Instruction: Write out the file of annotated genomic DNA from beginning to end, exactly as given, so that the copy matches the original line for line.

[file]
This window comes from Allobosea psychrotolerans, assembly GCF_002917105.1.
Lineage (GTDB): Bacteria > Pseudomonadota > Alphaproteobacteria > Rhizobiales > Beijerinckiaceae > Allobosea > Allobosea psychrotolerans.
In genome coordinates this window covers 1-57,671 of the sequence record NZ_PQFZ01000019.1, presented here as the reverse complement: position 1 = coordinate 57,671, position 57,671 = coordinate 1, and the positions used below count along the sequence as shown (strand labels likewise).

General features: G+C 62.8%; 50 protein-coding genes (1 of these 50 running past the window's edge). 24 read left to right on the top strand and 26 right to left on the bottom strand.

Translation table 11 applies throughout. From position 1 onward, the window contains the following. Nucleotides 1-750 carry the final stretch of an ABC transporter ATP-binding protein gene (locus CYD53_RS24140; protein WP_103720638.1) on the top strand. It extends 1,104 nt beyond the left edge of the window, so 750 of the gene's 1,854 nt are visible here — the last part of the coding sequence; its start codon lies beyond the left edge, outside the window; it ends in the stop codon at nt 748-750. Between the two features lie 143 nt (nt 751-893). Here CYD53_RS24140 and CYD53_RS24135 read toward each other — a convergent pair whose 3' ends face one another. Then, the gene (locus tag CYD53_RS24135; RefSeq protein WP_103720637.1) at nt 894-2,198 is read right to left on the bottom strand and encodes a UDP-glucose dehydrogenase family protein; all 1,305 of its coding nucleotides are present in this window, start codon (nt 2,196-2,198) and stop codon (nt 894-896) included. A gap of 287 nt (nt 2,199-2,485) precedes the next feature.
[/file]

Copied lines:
This window comes from Allobosea psychrotolerans, assembly GCF_002917105.1.
Lineage (GTDB): Bacteria > Pseudomonadota > Alphaproteobacteria > Rhizobiales > Beijerinckiaceae > Allobosea > Allobosea psychrotolerans.
In genome coordinates this window covers 1-57,671 of the sequence record NZ_PQFZ01000019.1, presented here as the reverse complement: position 1 = coordinate 57,671, position 57,671 = coordinate 1, and the positions used below count along the sequence as shown (strand labels likewise).

General features: G+C 62.8%; 50 protein-coding genes (1 of these 50 running past the window's edge). 24 read left to right on the top strand and 26 right to left on the bottom strand.

Translation table 11 applies throughout. From position 1 onward, the window contains the following. Nucleotides 1-750 carry the final stretch of an ABC transporter ATP-binding protein gene (locus CYD53_RS24140; protein WP_103720638.1) on the top strand. It extends 1,104 nt beyond the left edge of the window, so 750 of the gene's 1,854 nt are visible here — the last part of the coding sequence; its start codon lies beyond the left edge, outside the window; it ends in the stop codon at nt 748-750. Between the two features lie 143 nt (nt 751-893). Here CYD53_RS24140 and CYD53_RS24135 read toward each other — a convergent pair whose 3' ends face one another. Then, the gene (locus tag CYD53_RS24135; RefSeq protein WP_103720637.1) at nt 894-2,198 is read right to left on the bottom strand and encodes a UDP-glucose dehydrogenase family protein; all 1,305 of its coding nucleotides are present in this window, start codon (nt 2,196-2,198) and stop codon (nt 894-896) included. A gap of 287 nt (nt 2,199-2,485) precedes the next feature.